One of the more common mechanical causes for firearms whoopsies is a rifle that "won't stay cocked". This is generally caused by our old pal Danny Dremel the Shadetree Gunsmith deciding that he's going to do a "trigger job" on his buddy's Remchester rifle. Not understanding the proper relationship between the size and angle of various mating surfaces in the rifle's lockwork, the end result is a rifle on which the trigger is pretty much superfluous, since the sear is tripped merely by the force of closing the bolt. Hopefully the defect is discovered before the rifle is loaded, and the problem can be fixed by a gunsmith before anybody has to go to the emergency room, but sometimes life is more exciting than that.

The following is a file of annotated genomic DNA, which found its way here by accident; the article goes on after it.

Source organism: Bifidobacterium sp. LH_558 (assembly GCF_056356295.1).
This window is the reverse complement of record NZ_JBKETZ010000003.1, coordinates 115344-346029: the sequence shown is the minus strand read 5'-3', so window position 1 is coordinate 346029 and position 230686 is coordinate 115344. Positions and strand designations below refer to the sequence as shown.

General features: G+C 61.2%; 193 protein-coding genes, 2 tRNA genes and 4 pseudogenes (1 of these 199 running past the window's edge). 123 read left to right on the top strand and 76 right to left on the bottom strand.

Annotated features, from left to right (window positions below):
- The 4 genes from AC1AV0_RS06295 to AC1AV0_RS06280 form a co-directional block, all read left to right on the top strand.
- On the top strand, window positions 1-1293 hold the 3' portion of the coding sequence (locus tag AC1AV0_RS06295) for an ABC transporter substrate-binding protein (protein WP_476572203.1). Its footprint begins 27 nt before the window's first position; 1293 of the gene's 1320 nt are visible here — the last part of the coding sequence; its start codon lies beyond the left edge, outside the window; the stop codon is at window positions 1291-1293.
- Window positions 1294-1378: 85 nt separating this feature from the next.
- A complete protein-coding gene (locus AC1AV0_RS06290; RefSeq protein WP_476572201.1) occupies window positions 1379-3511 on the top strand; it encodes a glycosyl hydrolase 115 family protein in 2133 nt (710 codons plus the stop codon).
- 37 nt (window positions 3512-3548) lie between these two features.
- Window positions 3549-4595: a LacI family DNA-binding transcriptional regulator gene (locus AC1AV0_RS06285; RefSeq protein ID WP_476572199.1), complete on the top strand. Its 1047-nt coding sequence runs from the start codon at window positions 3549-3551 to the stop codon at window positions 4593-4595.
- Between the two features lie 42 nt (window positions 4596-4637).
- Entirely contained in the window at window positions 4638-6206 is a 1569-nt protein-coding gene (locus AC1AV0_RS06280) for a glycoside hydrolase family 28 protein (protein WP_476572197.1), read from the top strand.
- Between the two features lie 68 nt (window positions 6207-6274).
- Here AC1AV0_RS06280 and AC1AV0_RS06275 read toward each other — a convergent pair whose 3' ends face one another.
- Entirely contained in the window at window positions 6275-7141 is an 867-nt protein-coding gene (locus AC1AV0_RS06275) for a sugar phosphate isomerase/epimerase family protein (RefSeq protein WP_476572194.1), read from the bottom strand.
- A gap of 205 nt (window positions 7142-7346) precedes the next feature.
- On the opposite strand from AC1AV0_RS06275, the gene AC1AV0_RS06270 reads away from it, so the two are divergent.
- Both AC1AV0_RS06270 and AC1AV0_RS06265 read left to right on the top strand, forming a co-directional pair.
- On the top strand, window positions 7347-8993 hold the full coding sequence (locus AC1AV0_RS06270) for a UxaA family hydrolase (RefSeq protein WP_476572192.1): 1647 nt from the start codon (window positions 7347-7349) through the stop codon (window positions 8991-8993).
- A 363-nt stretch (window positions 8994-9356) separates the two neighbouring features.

A few years ago, Savage came out with a unit called the "Accu-Trigger", which allowed easy and safe adjustment of the trigger down to ridiculously light pull weights with no danger of the rifle going off as the bolt was closed.
Now, I may have mentioned that I'm not the world's most mechanically-inclined individual. In fact, I couldn't even visualize the working relationship of the trigger mechanism on a 1911, which is probably the simplest trigger/sear/disconnector relationship in the handgun world, until I'd detail-stripped one a few times. So you can imagine that the trigger-within-a-trigger setup on the Savage seemed like pure voodoo to me. At the NRA show, however, Savage had a cool gigantic moving model of the Accu-Trigger setup.
Aah-hah! So that's how it works. Golly, Mister Wizard...